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Sen. Al Franken comes out swinging against Comcast-NBC deal

Doesn't look like comedian turned senator Al Franken is planning a return to NBC's "Saturday Night Live" anytime soon.

In his opening remarks about the proposed Comcast-NBC deal at a hearing held by the Senate Subcommittee on Antitrust, Competition Policy and Consumer Rights, Franken (D-Minn.) ripped into the deal and the risks it could present to not only consumers but media competition as well.

Franken, who was a regular on NBC's "Saturday Night Live" for years and also had a short-lived sitcom on the network called "Lateline" in the late 1990s, dismissed the claims made by Comcast and NBC Universal that the partnering of the nation's largest broadband and cable provider with the entertainment giant would not harm competitors or the public.

FRANKEN "You’ll have to excuse me if I don’t trust these promises, and that is from experience in this business," Franken snapped.

Franken noted that similar promises were made by NBC when it was supporting the gutting of federal regulations that limited the amount of programming a broadcast network could own. Known as the financial interest and syndication rules, the Federal Communications Commission removed them over a decade ago after years of debate between producers and networks. Getting rid of the so-called fin-syn rules cleared the way for the mergers of Walt Disney and ABC as well as Viacom and CBS.

At the same time, most independent production companies were either gobbled up or went out of business. Today, the majority of programming is made by the big broadcast networks and studios.

Franken even pointed to NBC General Counsel Rick Cotton during his opening remarks and accused NBC of demanding that producers give them ownership in shows if they wanted the shows to get on the air.

"If an independent producer wants to get show on, it is routine practice, and you guys know it, for the network to demand at least part ownership of the show," Franken said. "Lateline" was produced by Paramount, NBC and Franken's own company.

Franken's remarks have provided the biggest fireworks of the day so far. Earlier Thursday morning, Comcast and NBC Universal chief executives Brian Roberts and Jeff Zucker faced a mix of hardball and softball questions about the deal from the House Subcommittee on Communications, Technology and the Internet.

Lots of the same ground is being covered in the two hearings. There is great concern from lawmakers about media concentration, discrimination against small and independent programmers, and programming available on free television migrating to cable.

It was pretty easy to tell who was on team Comcast - NBC Universal and who wasn't in the House hearing, Rep. Henry Waxman (D-Calif.), who is chairman of the powerful House Energy and Commerce Committee, said Comcast needs to "ensure independent writers, directors and producers won't be harmed" by the deal to acquire majority control of General Electric Co.'s NBC Universal.

Also wary was Rep. Ed Markey (D-Mass.), who expressed fears that the deal will stifle competition and end up costing consumers.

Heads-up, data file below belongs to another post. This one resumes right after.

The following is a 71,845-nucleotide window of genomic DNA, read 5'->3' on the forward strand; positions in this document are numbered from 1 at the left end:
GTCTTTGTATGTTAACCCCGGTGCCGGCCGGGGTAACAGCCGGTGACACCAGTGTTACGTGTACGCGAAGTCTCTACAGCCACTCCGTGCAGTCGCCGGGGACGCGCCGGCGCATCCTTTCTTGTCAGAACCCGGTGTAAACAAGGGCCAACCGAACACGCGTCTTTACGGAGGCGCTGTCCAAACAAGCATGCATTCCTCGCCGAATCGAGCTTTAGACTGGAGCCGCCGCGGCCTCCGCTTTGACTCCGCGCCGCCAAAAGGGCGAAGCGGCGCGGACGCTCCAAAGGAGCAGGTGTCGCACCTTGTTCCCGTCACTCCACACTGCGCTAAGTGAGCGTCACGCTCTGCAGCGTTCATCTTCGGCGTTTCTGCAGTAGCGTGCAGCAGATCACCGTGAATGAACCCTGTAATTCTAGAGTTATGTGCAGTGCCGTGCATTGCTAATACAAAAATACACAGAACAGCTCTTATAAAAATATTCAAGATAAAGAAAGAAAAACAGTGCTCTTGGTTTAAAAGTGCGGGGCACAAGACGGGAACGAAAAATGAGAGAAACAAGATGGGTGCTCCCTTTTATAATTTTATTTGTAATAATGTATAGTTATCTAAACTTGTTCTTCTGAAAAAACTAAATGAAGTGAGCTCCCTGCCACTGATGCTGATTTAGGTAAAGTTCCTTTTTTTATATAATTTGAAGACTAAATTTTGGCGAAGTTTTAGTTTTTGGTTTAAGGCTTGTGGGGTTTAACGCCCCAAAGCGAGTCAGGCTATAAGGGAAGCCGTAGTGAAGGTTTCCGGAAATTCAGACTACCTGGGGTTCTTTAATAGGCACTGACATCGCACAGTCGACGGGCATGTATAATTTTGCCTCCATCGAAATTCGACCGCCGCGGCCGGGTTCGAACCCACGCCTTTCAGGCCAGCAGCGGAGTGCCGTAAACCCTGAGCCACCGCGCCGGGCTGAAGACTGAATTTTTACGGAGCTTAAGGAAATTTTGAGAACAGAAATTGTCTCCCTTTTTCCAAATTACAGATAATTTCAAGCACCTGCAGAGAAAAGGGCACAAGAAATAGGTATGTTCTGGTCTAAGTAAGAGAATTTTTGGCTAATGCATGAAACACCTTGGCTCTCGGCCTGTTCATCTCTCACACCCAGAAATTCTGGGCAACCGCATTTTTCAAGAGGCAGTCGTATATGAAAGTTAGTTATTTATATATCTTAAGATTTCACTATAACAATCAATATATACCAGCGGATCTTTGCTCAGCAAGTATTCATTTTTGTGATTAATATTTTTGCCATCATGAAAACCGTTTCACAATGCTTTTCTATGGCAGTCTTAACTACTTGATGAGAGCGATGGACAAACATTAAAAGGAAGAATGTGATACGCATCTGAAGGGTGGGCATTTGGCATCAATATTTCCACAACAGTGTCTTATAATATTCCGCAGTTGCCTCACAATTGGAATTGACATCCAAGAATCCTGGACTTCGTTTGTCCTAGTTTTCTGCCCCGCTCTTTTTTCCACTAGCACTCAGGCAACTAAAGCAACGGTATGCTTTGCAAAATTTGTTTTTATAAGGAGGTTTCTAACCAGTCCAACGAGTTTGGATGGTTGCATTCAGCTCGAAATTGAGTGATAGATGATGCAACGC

Skeptical of the concerns of media watchdogs was Rep. Joe Barton (R-Texas), who said he was more interested in talking about the deal and not a bunch of "what if" scenarios.

-- Joe Flint

Photo: Sen. Al Franken. Credit: Andrew Harrer / Bloomberg

 
Comments () | Archives (105)

I feel sorry for anyone invested/ing in networks, cable or newspapers... they are all going down in the face of the Internet. I can add the two big political parties to the list of Internet casualties.

Internet news and opinion has completely obliterated the economics and power of network news and the print media. I can skip all the commercials, choose for myself what I am interested in, dig as deep as I want and then publish my own views on the matter.... essentially for free.

Likewise, Internet TV will provide entertainment on-demand, precisely what and when the viewer wants, allowing the viewer to select pay-for-view or what commercials he/she will tolerate.... and requires only high speed DSL. ...no cable complex dedicated to shared access to real-time (one time!) broadcasts.

The quicker this merger is approved, the quicker they can discover their mistake and go out of business, clearing the way for real innovation.

And as for the Political Parties... the Parties are OVER. They no longer control the message, nor are they the center of money raising. Look at what the Internet did for Scott Brown. The people have been empowered by the Internet and the old "gatekeepers", telling us what we should think and what we should enjoy, are dead.

I appreciate Franken's position on this and that he appears to be taking his job seriously and not just being a rubber stamp for the rest of the corporatists in both parties.

What a clod.

I'm a conservative, and Franken is correct. Even in free market capitalism; there needs to be a period of regulation and deregulation. What is the incentive to build broadband pipes to the home if you can't make money? I have 5mb to the home and I buy content through Apple TV. Apple is making the money for the $23.00 per season rentals.

Why are democrats such unhappy people? Do they all have chips on their shoulders?

 
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